On January 27, 2010, two important stories lit up the 'tweetosphere'. In Washington, Barack Obama made the annual State of the Union address. In California, Steve Jobs, CEO of Apple, announced the arrival of the iPad.
The news of iPad's arrival gained 7,000 tweets per second, compared to Obama’s 9,000. Close call for the president
Since its release in the United States at the end of April, and internationally at the end of May, the iPad has made its way into the hands of politicians who, like other users, find it convenient to carry out their day jobs on the go, using it for reading anything from emails and news to draft legislation.
When Norwegian Prime Minister Jens Stoltenberg was stranded in New York in April 2010, his office circulated a photo showing that, while detained, he "ran the country on iPad"
Members of the House of Representatives in the US have already used the device to deliver speeches.
There's a handy app that converts the iPad into a teleprompter – though the current iPad version freezes in hot weather, so don’t leave home without a paper copy of your speech
The iPad has even made it to the Supreme Court, where Justice Antonin Scalia uses one to read court briefs.
Personal convenience aside, politicos are finding ways to use the iPad for added value in the political process. For one, it's expected to be one of the first modern technological devices that will make it to the floor of the House of Representatives after the new Republican majority revises the rules for what's permissible in the historic chamber. Until the 112th Congress, there had been a ban on all electronic devices.
The change could allow congressmen instant access to information that could alter the direction of debate and influence law-making.
Some have predicted that lawmakers might rely on electronic versions of bills displayed on iPads. So long, to the huge stacks of printed bills outside the Chamber?
The council in historic Williamsburg, Virginia, has already abandoned paper copies of the agenda and legislation and supplied all its council members with iPads, claiming that, within 18 months, the savings on printing will pay for the gadgets.
Though Britain has long allowed electronic devices in Parliament, the development will be significant for the House of Representatives, which still does not permit mobile phones – staff can only communicate with members on the floor by sending in paper notes. If the democratic process in the House has been able to evolve through the ages, then surely the iPad would be entirely at home among the brass spittoons and 19th century wooden desks?
In June 2010, the New York State Senate was the first US legislative body to develop an iPad application, enabling citizens to follow the legislative agenda and news. It was created in open-source format so that other legislatures could benefit, and easily adopt and adapt it.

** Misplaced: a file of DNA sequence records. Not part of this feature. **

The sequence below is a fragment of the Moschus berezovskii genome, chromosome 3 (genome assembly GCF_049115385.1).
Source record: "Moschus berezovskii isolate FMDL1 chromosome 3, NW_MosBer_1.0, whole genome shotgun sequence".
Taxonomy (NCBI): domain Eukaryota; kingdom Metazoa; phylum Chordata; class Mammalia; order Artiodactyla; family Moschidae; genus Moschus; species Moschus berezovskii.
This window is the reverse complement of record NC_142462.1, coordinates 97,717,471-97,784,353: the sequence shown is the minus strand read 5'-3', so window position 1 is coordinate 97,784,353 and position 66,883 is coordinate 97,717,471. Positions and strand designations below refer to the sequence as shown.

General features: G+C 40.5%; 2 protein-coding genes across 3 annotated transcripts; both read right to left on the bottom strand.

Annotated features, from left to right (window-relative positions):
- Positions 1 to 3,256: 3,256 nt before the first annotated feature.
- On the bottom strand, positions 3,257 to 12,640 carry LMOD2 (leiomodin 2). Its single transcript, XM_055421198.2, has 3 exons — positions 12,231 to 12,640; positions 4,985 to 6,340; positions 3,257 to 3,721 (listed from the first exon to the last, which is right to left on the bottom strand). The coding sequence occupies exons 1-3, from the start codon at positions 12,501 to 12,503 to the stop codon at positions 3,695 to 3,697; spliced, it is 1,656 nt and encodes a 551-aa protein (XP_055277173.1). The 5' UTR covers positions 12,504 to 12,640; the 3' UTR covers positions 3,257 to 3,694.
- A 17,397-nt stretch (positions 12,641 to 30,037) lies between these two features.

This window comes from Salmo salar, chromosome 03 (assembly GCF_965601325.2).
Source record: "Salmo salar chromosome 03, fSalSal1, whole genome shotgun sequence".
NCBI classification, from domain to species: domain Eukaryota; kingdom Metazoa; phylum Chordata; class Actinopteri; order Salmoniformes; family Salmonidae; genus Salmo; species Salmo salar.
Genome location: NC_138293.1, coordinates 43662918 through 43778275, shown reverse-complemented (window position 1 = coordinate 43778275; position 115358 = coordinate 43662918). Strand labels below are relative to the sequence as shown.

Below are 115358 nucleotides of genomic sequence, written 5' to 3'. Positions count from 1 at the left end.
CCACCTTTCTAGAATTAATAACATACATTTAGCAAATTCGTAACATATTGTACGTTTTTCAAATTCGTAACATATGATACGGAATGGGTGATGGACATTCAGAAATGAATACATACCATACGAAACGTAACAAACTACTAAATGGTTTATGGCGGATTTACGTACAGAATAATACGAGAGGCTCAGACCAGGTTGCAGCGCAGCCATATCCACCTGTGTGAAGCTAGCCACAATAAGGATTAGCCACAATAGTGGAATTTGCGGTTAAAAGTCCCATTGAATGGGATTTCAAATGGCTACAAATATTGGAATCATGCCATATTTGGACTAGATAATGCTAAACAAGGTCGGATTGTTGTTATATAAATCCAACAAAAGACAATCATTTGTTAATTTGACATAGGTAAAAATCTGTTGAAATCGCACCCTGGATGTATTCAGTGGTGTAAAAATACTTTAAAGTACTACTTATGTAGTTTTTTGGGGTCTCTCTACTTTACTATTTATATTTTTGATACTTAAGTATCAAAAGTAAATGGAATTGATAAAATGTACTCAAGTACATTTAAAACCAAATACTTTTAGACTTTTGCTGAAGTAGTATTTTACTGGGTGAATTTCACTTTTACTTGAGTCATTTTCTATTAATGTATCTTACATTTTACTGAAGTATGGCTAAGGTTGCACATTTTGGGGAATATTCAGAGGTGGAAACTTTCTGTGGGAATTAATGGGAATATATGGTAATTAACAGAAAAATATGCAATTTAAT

Though elected politicians seem to be paving the way for iPads in politics, campaigns, too, are in the early stages of experimenting with it. Though iPads didn’t feature significantly in the November US mid-term elections, a number of organisations created apps for the technology, including the pioneering democratic national committee, with the national republican senatorial committee not far behind. Plans are already taking shape for the 2012 elections, where the iPad format may play more of a role in political communications.
Beyond applications, campaigns have discovered that the iPad is uniquely suited to both interactive and video content, and would accommodate longer campaign videos and more interactive advertising. These features present exciting opportunities to engage more directly with voters, and capture attention for longer.
The question at this stage is, just how influential could the iPad be in politics and campaigns in the near future? One estimate predicts that Apple may sell over 37 million iPads in 2011. That sounds like a respectable figure, but, in political terms, it’s a tiny percentage of voters, given that most iPad users are male, aged between 21 and 44, with the disposable income to purchase high-tech equipment.
Nonetheless, it's been estimated that by 2012 as many as 54 million tablet-style computers will be sold – a fast-growing piece of the PC pie. And if they transform computing the way laptops did, then in five years, the iPad and its rivals could be mainstream. Campaigns will be eager to ensure they are able to engage with people in this new format.
For now, candidates and politicians are already finding that the iPad has promise for reaching people in new ways, with the added potential of modernising the democratic process. That certainly sounds like a tablet worth taking.
Melanie Batley has worked as a US campaign adviser and was a researcher for the Conservative Party